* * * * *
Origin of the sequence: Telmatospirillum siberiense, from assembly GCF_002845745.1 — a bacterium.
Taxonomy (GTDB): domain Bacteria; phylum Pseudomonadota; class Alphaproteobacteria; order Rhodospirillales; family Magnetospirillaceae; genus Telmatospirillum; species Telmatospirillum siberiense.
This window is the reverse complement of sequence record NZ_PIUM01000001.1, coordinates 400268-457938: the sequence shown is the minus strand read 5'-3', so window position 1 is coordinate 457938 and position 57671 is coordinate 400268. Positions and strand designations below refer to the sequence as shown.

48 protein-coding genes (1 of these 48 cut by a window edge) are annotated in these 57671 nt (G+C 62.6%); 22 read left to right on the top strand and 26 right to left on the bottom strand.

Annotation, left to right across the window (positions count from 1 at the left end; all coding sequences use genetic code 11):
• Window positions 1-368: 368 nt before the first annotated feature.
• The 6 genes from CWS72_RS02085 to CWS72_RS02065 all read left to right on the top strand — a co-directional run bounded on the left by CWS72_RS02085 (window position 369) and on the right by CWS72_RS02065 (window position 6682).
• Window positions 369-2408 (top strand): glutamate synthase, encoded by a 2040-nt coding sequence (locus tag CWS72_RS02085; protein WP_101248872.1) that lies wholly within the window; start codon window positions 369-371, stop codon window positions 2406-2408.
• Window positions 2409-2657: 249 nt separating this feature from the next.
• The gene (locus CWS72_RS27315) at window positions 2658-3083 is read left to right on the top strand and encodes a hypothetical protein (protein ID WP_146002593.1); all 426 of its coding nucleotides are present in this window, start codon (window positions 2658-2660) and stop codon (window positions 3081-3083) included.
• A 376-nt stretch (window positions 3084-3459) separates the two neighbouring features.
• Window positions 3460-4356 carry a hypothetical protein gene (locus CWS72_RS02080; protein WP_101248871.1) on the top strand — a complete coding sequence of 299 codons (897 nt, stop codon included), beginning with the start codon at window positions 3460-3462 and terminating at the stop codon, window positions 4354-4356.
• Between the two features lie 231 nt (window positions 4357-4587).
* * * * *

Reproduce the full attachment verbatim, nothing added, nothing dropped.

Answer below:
Origin of the sequence: Telmatospirillum siberiense, from assembly GCF_002845745.1 — a bacterium.
Taxonomy (GTDB): domain Bacteria; phylum Pseudomonadota; class Alphaproteobacteria; order Rhodospirillales; family Magnetospirillaceae; genus Telmatospirillum; species Telmatospirillum siberiense.
This window is the reverse complement of sequence record NZ_PIUM01000001.1, coordinates 400268-457938: the sequence shown is the minus strand read 5'-3', so window position 1 is coordinate 457938 and position 57671 is coordinate 400268. Positions and strand designations below refer to the sequence as shown.

48 protein-coding genes (1 of these 48 cut by a window edge) are annotated in these 57671 nt (G+C 62.6%); 22 read left to right on the top strand and 26 right to left on the bottom strand.

Annotation, left to right across the window (positions count from 1 at the left end; all coding sequences use genetic code 11):
• Window positions 1-368: 368 nt before the first annotated feature.
• The 6 genes from CWS72_RS02085 to CWS72_RS02065 all read left to right on the top strand — a co-directional run bounded on the left by CWS72_RS02085 (window position 369) and on the right by CWS72_RS02065 (window position 6682).
• Window positions 369-2408 (top strand): glutamate synthase, encoded by a 2040-nt coding sequence (locus tag CWS72_RS02085; protein WP_101248872.1) that lies wholly within the window; start codon window positions 369-371, stop codon window positions 2406-2408.
• Window positions 2409-2657: 249 nt separating this feature from the next.
• The gene (locus CWS72_RS27315) at window positions 2658-3083 is read left to right on the top strand and encodes a hypothetical protein (protein ID WP_146002593.1); all 426 of its coding nucleotides are present in this window, start codon (window positions 2658-2660) and stop codon (window positions 3081-3083) included.
• A 376-nt stretch (window positions 3084-3459) separates the two neighbouring features.
• Window positions 3460-4356 carry a hypothetical protein gene (locus CWS72_RS02080; protein WP_101248871.1) on the top strand — a complete coding sequence of 299 codons (897 nt, stop codon included), beginning with the start codon at window positions 3460-3462 and terminating at the stop codon, window positions 4354-4356.
• Between the two features lie 231 nt (window positions 4357-4587).